Jewish diplomacy began in biblical times, when Abraham negotiated with King Abimelech over possession of precious wells in an arid land. In order to protect their vulnerable communities and ensure Jewish continuity, generations of Jewish leaders have developed effective negotiation strategies in dealing with powerful kings, emperors, sultans, popes, dictators, prime ministers, and presidents.
In his new book The Star and the Scepter: A Diplomatic History of Israel (Jewish Publication Society), Emmanuel Navon, a lecturer at Tel Aviv University and a fellow of the Israeli Institute for Strategy and Security, begins with the biblical period, including the kingdoms of David and Solomon, and concludes with U.S. President Donald Trump’s 2020 “Deal of the Century,” intended to settle the current Israeli-Palestinian conflict.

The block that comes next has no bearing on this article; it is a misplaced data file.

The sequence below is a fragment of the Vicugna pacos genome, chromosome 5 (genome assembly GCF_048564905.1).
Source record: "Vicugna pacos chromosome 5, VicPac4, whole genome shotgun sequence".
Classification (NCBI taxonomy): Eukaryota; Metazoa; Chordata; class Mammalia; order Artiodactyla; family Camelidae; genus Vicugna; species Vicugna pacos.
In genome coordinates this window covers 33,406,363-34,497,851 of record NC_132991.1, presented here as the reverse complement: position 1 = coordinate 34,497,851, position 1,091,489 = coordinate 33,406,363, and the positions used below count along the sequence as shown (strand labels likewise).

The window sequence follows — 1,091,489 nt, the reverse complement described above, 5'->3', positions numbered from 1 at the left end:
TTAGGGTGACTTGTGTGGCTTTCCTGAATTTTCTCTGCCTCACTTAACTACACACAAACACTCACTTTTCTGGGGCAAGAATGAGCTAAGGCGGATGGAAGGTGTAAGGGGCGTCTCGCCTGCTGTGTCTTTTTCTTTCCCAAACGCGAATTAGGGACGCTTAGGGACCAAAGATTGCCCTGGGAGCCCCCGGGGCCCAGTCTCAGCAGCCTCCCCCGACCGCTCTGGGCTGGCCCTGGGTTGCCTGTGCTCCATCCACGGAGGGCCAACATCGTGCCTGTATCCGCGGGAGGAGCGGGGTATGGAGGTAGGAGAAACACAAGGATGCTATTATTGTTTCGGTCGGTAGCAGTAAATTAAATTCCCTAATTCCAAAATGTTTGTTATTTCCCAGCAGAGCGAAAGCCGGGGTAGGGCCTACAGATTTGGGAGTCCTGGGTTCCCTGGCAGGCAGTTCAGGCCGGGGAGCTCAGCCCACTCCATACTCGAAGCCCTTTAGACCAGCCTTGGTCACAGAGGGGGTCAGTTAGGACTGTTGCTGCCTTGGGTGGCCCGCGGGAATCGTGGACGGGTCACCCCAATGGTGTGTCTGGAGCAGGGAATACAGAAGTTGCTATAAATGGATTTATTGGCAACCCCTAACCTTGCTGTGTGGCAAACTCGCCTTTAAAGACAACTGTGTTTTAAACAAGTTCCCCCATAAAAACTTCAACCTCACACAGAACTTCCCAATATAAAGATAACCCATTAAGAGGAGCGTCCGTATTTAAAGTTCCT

For Navon, a French-born academic who later moved to Israel, “the star” represents the spiritual faith and destiny of the Jewish people, while “the scepter” symbolizes the eternal quest for Jewish national sovereignty in the Land of Israel.
Rabbi James Rudin
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